For the millenials, paint names have evolved from off white to flax and grass green to edame, wooden ceilings, granite countertops in all-white kitchens, mud rooms with cubbies, and stained decking in shades of grey or stark white. Duron and Valspar are no longer leaders in paint companies. Farrow & Ball, from London, England, has hit the home decorating scene with $75 gallons of paint called butterscotch for dining rooms, and cafe mocha for small spaces. Me, part of Generation X, is an active Duron eggshell satin paint user of colors such as Duckling (used in all 3 of my houses), and Saffron Ivory, a muted creamy white. In every house in which we’ve lived, I’ve been the painter. Usually, I’d wait for my husband to leave for National Guard weekend duty, and when he returned, not only had walls been transformed from white to Chinese Red, but I’d also rearranged furniture. I was a Martha Stewart before anyone had ever heard of her. To me, painting is very therapeutic, although these days the up and down repetitive raising of my arms affects my shoulder arthritis. Also in every house we’ve lived, my living room has been painted duckling. On a gray day, the walls are light yellow. On a sunny day, the walls are brighter. It is a Duron color, although at Lowe’s they will recreate the exact color you need using their base Valspar. Another shade my husband I agree on is grey. It reminds us of the fog that enshrouds the island of Nantucket, our favorite place to be. However, there are many shades of grey these days – steel grey, grey mist, gray silk, and according to whatever paint brand you choose, 50 or more shades. Seriously, grey can be on the silver side or more on the greenish side. We thought in this house we wanted grey in our dining room, but with south facing sun, this grey turned disappointingly to taupe. It looked good 22 years ago when we first moved in, but now, it needs to go. I’m thinking beet.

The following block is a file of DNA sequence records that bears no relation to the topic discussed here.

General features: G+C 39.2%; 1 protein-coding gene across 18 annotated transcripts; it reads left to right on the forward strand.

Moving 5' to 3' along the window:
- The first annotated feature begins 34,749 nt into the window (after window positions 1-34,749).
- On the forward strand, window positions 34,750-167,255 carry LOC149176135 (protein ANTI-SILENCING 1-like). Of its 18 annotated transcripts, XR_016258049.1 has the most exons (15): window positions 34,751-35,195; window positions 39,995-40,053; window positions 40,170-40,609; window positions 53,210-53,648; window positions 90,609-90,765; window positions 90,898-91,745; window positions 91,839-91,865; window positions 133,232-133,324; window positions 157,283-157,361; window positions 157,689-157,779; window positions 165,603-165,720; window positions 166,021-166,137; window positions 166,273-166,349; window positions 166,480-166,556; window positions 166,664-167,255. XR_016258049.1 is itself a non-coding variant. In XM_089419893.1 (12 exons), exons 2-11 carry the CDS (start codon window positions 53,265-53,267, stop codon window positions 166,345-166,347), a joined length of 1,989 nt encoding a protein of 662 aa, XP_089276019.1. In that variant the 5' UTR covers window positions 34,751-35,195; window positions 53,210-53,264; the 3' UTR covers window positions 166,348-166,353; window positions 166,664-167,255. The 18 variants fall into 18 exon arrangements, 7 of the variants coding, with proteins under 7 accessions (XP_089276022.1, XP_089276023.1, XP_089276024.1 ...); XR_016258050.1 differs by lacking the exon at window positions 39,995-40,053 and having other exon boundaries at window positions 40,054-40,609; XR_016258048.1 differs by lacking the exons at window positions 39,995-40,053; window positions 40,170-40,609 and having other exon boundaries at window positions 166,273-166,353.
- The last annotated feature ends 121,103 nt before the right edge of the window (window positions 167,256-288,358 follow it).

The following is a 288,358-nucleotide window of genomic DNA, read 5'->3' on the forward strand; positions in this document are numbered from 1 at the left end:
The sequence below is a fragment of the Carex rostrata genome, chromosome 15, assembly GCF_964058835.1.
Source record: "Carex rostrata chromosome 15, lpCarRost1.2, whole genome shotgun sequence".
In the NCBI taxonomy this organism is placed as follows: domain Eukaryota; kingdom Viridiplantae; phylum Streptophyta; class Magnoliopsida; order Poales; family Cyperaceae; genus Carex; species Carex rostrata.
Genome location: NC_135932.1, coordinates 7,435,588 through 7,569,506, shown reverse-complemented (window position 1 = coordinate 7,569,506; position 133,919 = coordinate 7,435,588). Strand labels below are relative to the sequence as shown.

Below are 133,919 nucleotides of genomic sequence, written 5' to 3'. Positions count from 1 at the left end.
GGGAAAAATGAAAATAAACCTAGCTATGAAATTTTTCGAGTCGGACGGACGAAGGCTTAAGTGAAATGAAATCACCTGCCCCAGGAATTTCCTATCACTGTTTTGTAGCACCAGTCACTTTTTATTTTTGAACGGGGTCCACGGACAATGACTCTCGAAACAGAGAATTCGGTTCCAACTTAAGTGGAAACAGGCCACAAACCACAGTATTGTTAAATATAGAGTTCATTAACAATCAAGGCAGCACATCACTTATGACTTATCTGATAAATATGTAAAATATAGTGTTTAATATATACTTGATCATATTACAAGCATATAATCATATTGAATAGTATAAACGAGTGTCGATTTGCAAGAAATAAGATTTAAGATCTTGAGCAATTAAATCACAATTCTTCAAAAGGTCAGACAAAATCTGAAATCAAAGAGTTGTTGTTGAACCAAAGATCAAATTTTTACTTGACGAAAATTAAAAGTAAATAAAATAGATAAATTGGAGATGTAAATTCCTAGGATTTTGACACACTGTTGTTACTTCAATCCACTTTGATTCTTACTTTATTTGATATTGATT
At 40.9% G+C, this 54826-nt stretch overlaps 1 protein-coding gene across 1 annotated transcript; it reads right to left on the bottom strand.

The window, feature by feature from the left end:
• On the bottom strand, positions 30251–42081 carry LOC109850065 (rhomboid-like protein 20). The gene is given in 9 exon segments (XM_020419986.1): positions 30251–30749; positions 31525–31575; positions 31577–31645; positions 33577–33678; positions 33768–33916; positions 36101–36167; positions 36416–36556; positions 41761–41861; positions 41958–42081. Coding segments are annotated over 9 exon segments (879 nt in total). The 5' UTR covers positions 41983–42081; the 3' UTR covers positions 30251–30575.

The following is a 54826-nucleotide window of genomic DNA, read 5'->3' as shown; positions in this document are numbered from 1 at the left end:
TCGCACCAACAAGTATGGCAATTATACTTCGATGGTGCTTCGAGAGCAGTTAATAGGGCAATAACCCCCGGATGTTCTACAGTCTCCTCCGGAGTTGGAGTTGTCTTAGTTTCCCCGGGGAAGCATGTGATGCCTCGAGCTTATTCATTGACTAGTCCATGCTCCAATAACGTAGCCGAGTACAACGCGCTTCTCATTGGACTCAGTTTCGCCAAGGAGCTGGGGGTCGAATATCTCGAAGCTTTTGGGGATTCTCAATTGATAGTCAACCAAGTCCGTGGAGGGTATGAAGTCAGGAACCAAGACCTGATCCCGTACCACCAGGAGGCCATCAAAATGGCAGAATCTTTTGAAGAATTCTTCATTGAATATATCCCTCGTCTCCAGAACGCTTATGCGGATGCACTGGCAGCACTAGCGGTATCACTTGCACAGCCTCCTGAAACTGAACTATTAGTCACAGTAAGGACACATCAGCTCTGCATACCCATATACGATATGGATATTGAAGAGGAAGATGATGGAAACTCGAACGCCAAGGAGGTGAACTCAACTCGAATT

My kitchens have always been Chinese Red except in this house, where the kitchen is about the size of a galley, so I covered a wall with a cherry design wallpaper and painted the trim white. It’s a dark room with dark cabinets and a new wooden floor. It will be our last project, whereas in our last house, the kitchen was the first redesign.
Our upstairs dressing room has suffered through many fits of pique. First I painted it salmon, which in time, I found that almost everyone in this neighborhood used in their dining rooms. Then I used Cornflower blue, a beautiful color in the can, but once on the walls turned the room into one of doom. So I switched to neon green which I had seen in a teen age girls’ bedroom and loved the wake up call it bombarded you with when you entered the room. Alas, my family begged me to cover it up. A year later, it became a calming Saffron Ivory, after two laborious coats of primer. I didn’t enter the Martha Stewart era of painted furniture, stenciled stairs, Roman shades, swags and/or extra long drapes like most of my friends, because of the expense. Besides, I already had gone through that stage.
Where we live now, the windows are not thermal so I’ve had to add curtains to shades for warmth. Pan back to our former home, originally a tiny 4 room fixer upper made of brown shingles, the house was so ancient, the window panes were beveled, and too interesting to cover up with curtains. Where the house was situated on a busy main road, we had no sidewalks and so no one who could see in. In due time, we painted over the brown shingles a very attractive skim milk. It was, in essence, Nantucket grey. Inside, our kitchen was Chinese red, the dining room wallpaper was a Schumacher design, and in my son’s room I painted the wood floor white, and then splatter painted it in red, blue, green, and yellow.
But back to color. Imagine what a dull world we’d have without choice and along with choice, the chance to decorate your house any color you want. My mothers’ color palette was stifled, to say the least. She could have painted all the walls any color green, as my father was colour-blind green. In my independent life away from my parents, I’ve never had white sheets or white walls. I carry a red purse, wear an orange checked raincoat, and have a penchant for turquoise or black and white striped leggings. Even my friends are of color. These days I choose my colors wisely, because painting is hard work. But I also can never see myself living in a White House with only white sheets again. Sales at HomeGoods help in that arena.